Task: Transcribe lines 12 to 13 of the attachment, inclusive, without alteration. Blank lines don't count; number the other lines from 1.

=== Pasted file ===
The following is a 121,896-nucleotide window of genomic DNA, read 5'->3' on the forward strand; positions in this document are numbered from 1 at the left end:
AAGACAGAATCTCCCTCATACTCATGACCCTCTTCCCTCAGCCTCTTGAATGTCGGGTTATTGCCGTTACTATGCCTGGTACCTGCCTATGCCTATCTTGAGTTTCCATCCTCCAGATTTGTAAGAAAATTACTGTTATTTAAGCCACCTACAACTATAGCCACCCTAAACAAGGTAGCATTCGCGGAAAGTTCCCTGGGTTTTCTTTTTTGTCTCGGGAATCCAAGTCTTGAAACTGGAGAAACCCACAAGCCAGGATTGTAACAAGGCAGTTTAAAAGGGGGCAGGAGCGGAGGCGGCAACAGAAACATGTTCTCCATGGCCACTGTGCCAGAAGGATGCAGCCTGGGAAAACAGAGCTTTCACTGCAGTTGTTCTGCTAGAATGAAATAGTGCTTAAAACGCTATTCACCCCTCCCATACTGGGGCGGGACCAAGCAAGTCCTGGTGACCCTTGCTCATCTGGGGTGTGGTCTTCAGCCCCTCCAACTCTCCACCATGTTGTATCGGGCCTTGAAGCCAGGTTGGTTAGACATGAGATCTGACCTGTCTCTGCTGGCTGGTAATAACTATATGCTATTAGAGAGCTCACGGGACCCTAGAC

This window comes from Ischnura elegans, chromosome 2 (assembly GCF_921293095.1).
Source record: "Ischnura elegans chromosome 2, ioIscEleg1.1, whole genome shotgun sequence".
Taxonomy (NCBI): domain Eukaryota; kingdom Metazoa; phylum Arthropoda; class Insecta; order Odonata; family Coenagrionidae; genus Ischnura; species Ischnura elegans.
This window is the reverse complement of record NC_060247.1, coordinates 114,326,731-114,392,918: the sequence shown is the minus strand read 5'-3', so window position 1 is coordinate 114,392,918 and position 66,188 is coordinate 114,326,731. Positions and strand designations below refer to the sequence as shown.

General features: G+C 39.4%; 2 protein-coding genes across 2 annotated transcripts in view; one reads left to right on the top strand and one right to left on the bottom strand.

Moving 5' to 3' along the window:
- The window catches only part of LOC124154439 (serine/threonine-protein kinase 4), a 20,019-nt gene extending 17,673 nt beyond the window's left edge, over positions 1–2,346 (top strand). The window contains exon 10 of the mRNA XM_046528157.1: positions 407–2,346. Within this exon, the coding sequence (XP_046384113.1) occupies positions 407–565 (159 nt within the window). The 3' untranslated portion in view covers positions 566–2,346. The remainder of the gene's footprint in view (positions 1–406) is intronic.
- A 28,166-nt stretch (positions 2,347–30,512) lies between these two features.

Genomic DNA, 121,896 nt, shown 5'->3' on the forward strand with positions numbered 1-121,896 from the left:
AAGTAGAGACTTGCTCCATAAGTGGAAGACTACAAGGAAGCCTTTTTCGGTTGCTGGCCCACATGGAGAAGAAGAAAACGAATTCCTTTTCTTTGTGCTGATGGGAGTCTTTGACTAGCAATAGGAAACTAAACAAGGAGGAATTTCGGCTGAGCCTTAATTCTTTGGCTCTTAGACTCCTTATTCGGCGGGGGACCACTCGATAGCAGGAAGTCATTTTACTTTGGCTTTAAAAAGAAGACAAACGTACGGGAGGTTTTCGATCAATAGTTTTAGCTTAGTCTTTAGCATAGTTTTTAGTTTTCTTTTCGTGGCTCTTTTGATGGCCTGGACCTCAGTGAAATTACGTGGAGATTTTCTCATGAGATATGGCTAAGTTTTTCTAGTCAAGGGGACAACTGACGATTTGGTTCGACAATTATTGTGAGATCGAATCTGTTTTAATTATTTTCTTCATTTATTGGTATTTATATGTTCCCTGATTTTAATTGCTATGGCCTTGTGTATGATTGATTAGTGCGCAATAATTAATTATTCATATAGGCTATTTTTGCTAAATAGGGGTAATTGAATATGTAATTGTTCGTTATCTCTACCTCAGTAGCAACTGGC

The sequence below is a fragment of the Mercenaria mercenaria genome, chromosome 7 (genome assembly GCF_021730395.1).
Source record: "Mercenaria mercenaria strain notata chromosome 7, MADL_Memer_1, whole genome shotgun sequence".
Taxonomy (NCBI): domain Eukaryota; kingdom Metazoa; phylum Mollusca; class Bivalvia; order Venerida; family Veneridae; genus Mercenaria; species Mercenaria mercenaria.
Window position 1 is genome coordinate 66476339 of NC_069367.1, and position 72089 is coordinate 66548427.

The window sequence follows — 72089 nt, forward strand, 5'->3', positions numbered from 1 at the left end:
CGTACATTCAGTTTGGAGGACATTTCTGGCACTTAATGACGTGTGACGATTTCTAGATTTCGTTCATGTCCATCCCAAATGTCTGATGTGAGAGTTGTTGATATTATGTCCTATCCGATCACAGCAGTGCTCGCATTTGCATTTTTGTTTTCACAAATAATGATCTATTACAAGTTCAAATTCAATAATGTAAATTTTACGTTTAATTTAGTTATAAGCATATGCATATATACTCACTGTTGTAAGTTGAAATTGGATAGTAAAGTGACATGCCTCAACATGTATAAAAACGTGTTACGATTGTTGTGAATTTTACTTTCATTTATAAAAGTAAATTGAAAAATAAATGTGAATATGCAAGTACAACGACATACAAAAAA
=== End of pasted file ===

AAGTAGAGACTTGCTCCATAAGTGGAAGACTACAAGGAAGCCTTTTTCGGTTGCTGGCCCACATGGAGAAGAAGAAAACGAATTCCTTTTCTTTGTGCTGATGGGAGTCTTTGACTAGCAATAGGAAACTAAACAAGGAGGAATTTCGGCTGAGCCTTAATTCTTTGGCTCTTAGACTCCTTATTCGGCGGGGGACCACTCGATAGCAGGAAGTCATTTTACTTTGGCTTTAAAAAGAAGACAAACGTACGGGAGGTTTTCGATCAATAGTTTTAGCTTAGTCTTTAGCATAGTTTTTAGTTTTCTTTTCGTGGCTCTTTTGATGGCCTGGACCTCAGTGAAATTACGTGGAGATTTTCTCATGAGATATGGCTAAGTTTTTCTAGTCAAGGGGACAACTGACGATTTGGTTCGACAATTATTGTGAGATCGAATCTGTTTTAATTATTTTCTTCATTTATTGGTATTTATATGTTCCCTGATTTTAATTGCTATGGCCTTGTGTATGATTGATTAGTGCGCAATAATTAATTATTCATATAGGCTATTTTTGCTAAATAGGGGTAATTGAATATGTAATTGTTCGTTATCTCTACCTCAGTAGCAACTGGC

The sequence below is a fragment of the Mercenaria mercenaria genome, chromosome 7 (genome assembly GCF_021730395.1).